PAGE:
Paul McCartney fiercely criticized the Italian live-music industry over its refund policy for his canceled 2020 concerts in a Facebook post. McCartney was scheduled to perform in the Italian cities of Naples and Lucca this week but canceled the shows early last month due to the coronavirus pandemic. In line with the policy of Assomusica, the official Italian promoters’ association, fans were offered vouchers but not refunds, prompting outrage online and a fiery statement from McCartney.
“It is outrageous that those who have paid for their tickets are not getting their money back. Without the fans there would be no live entertainment,” reads the statement, which was written in Italian and posted on McCartney’s official Facebook page in Italy, although it was not visible in the U.S. “We strongly disagree with what the Italian government are doing. In every other country we were going to visit this summer the fans have all been offered full refunds. The organiser of our shows and the Italian law makers must do the right thing here. We are all extremely disappointed the shows could not take place and this is a real insult to the fans.”
A portion of the statement not attributed to McCartney reads in part, “At the time of the cancelation it was done so in the belief that all those who had purchased tickets to the shows across Europe would be offered a refund. Whilst this is the case in all the other countries Paul and his band were due to visit in May and June, the Italian government passed a decree so that all reimbursements to live shows would be offered in the form of vouchers as recommended by Assomusica, the Italian live music promoter’s association. The money from ticket sales in Italy is being held by the promoters.”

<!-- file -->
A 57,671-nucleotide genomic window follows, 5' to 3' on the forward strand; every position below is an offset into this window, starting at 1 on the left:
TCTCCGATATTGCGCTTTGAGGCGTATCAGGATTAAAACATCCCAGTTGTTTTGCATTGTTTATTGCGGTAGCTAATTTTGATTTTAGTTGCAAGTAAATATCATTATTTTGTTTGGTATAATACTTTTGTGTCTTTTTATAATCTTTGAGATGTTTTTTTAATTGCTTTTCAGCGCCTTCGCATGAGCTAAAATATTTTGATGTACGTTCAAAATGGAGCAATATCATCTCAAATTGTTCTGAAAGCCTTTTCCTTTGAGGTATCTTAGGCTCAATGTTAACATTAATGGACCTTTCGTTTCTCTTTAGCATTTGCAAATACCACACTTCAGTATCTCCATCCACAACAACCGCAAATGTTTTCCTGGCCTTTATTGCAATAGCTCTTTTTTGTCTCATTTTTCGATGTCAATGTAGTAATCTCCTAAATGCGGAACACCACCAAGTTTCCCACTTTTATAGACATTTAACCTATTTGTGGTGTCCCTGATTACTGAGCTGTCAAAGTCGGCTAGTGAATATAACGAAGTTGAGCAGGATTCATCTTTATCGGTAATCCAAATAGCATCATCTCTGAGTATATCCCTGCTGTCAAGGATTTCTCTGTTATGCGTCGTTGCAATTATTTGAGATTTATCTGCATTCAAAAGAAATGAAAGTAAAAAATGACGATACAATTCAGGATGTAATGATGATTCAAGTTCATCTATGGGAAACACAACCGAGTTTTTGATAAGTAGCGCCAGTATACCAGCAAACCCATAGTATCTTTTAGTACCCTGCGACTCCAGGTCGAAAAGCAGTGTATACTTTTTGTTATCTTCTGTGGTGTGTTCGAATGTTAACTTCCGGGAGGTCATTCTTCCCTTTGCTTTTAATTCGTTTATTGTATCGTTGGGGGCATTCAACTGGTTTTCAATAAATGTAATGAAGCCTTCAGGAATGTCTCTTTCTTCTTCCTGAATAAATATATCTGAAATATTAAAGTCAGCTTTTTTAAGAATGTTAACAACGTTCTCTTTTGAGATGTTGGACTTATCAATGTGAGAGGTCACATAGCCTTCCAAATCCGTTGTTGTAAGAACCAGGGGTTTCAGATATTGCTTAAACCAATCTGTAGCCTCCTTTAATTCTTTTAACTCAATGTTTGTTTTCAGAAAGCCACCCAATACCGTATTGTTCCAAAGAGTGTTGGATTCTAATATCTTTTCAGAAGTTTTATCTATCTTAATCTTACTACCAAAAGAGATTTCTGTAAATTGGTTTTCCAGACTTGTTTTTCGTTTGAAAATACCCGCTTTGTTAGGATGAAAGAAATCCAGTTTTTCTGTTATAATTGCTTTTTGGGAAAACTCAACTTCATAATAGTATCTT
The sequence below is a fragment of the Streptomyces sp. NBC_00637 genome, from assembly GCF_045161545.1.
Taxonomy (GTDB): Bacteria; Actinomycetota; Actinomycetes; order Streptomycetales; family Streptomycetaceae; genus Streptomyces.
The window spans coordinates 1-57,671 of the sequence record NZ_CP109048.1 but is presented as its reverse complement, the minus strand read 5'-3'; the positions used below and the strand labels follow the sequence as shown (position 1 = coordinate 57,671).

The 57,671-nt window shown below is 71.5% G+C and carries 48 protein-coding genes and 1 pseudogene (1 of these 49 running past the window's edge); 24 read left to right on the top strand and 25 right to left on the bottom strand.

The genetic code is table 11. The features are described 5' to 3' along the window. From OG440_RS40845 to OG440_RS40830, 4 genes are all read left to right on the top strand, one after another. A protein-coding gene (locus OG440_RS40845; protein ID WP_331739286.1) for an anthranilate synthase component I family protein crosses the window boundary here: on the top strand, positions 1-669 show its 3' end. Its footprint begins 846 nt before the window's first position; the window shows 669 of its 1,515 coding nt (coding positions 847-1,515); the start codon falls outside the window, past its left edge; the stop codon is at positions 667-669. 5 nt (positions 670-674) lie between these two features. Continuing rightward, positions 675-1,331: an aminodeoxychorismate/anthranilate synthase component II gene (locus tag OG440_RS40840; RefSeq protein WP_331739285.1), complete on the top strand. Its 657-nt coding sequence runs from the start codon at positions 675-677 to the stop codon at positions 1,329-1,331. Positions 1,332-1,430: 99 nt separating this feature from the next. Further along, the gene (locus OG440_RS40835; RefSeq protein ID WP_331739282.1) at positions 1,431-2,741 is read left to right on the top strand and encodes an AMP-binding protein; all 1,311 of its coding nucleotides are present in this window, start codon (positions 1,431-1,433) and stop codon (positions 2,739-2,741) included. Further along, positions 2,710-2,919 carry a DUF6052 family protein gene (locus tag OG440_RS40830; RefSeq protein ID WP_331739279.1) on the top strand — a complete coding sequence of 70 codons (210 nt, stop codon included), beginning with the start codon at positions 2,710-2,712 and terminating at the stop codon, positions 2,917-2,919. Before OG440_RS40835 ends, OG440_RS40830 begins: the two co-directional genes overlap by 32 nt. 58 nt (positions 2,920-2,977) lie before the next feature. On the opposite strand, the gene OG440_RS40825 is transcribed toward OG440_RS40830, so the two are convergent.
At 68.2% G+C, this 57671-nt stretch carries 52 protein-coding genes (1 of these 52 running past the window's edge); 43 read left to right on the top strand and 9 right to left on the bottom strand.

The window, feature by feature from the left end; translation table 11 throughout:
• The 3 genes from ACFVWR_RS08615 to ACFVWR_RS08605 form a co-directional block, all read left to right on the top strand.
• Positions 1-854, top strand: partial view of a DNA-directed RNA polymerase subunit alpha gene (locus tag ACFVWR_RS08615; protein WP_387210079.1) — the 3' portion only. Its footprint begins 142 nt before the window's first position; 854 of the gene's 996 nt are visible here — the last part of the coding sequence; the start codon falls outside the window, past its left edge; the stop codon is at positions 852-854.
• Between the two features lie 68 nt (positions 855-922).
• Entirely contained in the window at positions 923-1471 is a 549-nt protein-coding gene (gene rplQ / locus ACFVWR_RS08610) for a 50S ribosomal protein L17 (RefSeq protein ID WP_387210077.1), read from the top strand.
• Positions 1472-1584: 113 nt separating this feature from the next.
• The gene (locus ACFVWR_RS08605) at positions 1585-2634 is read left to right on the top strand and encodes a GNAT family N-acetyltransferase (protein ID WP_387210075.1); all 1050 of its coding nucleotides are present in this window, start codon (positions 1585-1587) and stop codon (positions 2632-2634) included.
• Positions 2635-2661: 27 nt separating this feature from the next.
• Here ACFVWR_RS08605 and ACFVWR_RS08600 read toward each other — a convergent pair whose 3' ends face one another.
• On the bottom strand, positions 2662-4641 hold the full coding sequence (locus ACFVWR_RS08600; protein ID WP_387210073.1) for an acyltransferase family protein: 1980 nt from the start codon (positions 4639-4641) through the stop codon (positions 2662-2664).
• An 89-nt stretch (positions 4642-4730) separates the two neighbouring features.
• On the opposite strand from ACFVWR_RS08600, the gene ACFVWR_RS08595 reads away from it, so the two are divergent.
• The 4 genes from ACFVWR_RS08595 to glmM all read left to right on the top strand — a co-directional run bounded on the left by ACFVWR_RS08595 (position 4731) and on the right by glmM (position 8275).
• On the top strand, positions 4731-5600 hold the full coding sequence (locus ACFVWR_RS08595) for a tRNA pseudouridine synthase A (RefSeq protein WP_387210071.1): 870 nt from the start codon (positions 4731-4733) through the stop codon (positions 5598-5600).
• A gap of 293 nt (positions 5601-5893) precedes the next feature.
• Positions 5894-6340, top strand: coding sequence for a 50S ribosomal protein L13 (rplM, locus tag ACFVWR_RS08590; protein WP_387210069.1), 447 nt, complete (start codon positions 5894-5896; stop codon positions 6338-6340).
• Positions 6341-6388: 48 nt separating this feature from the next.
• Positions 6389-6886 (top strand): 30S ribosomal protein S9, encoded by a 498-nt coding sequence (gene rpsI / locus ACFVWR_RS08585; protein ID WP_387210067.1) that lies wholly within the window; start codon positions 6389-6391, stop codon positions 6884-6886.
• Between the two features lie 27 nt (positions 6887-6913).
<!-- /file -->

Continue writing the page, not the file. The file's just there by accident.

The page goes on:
A statement from promoter D’allessando e Galli (translated from Italian) defended the voucher system, citing the dire situation the pandemic has caused for live entertainment. “We have read Paul McCartney’s statements made by him this morning. We fully understand the bitterness of the artist over these two concerts that would mark his return to Italy, and we understand his displeasure in the face of the inconvenience that his fans will have to sustain by not receiving a direct refund but by voucher.
“This reimbursement formula is an extraordinary measure that Paul McCartney’s staff was perfectly aware of before the cancellation and which, as is well known, was established by the Italian Government to deal with an unprecedented crisis that risked giving a shot fatal to the live music industry and the approximately 400,000 workers who are part of it and who risk not being able to work for a year.
“We believe that the Government has identified in the voucher the tool that would guarantee the correct balance between the legitimate disappointment of the fan who will not be able to attend a given concert and the vital need to support the entire production chain.
“For our part, to minimize the inconvenience of the spectators, who we will never fail to respect, we have already committed ourselves by 2021 to recovering almost all the shows scheduled for 2020 and we are working to add others, to offer the wider choice for those who will have to spend the voucher following a canceled concert.”